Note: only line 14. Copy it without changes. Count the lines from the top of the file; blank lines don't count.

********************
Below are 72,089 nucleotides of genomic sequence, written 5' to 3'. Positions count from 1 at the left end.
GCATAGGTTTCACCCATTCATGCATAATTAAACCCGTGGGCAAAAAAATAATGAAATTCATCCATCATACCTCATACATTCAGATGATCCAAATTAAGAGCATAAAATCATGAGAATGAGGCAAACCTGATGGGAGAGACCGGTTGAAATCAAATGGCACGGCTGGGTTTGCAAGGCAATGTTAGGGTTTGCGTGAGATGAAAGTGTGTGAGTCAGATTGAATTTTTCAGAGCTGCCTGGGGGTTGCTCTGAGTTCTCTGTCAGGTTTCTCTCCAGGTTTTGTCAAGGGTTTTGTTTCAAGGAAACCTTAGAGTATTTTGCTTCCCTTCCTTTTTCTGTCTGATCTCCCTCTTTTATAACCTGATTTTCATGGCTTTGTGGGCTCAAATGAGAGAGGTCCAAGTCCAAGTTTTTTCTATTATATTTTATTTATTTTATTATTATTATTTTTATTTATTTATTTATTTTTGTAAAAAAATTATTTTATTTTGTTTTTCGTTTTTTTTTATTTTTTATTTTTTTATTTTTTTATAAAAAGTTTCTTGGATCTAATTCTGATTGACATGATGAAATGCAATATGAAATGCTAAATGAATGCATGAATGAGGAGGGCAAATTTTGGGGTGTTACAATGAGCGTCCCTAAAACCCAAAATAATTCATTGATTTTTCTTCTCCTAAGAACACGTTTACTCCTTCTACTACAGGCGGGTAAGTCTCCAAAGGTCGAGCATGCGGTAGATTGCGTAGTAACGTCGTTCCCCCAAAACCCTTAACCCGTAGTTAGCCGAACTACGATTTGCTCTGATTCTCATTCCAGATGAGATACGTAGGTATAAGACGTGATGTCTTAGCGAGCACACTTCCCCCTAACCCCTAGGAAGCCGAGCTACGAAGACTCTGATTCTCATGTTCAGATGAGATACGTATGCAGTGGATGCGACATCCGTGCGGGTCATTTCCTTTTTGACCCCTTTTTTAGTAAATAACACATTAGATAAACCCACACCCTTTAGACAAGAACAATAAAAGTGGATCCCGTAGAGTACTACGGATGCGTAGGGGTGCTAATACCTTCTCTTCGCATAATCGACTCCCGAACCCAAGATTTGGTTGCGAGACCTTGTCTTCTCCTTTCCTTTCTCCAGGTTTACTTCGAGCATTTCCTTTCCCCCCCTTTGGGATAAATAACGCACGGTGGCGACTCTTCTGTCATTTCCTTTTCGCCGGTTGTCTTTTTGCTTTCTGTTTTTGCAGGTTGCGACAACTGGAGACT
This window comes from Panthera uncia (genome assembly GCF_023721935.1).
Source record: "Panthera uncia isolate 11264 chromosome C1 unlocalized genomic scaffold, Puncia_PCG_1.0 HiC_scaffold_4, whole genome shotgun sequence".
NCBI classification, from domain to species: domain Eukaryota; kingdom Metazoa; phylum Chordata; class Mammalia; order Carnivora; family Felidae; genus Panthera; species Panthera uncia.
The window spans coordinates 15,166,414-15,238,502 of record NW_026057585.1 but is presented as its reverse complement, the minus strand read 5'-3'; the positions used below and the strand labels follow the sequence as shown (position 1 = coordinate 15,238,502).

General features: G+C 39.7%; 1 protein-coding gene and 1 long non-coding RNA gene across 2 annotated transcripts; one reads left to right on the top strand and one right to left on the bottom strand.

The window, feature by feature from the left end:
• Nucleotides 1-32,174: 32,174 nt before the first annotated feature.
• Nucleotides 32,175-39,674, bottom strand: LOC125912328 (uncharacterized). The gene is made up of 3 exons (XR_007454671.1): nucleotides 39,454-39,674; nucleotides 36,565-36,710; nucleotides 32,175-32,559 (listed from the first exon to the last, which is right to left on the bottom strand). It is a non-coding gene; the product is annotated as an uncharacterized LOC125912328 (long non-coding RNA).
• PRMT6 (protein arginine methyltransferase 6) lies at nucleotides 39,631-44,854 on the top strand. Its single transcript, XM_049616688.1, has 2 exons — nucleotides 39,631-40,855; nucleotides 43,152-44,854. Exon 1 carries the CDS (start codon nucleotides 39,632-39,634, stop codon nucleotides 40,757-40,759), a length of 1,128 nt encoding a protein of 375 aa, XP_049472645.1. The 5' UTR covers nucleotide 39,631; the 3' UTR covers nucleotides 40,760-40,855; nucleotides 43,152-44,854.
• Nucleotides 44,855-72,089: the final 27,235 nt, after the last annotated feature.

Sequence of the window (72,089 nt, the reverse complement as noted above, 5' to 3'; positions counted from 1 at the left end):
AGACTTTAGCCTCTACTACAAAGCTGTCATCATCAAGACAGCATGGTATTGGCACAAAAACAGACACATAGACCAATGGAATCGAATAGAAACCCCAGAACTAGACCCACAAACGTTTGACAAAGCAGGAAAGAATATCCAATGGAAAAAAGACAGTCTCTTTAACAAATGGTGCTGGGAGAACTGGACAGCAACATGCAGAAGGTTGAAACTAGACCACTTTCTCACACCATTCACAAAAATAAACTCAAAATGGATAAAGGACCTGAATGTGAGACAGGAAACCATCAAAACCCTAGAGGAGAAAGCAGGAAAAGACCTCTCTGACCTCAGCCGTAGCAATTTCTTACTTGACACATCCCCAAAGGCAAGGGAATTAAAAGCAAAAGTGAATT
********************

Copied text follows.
AGACTTTAGCCTCTACTACAAAGCTGTCATCATCAAGACAGCATGGTATTGGCACAAAAACAGACACATAGACCAATGGAATCGAATAGAAACCCCAGAACTAGACCCACAAACGTTTGACAAAGCAGGAAAGAATATCCAATGGAAAAAAGACAGTCTCTTTAACAAATGGTGCTGGGAGAACTGGACAGCAACATGCAGAAGGTTGAAACTAGACCACTTTCTCACACCATTCACAAAAATAAACTCAAAATGGATAAAGGACCTGAATGTGAGACAGGAAACCATCAAAACCCTAGAGGAGAAAGCAGGAAAAGACCTCTCTGACCTCAGCCGTAGCAATTTCTTACTTGACACATCCCCAAAGGCAAGGGAATTAAAAGCAAAAGTGAATT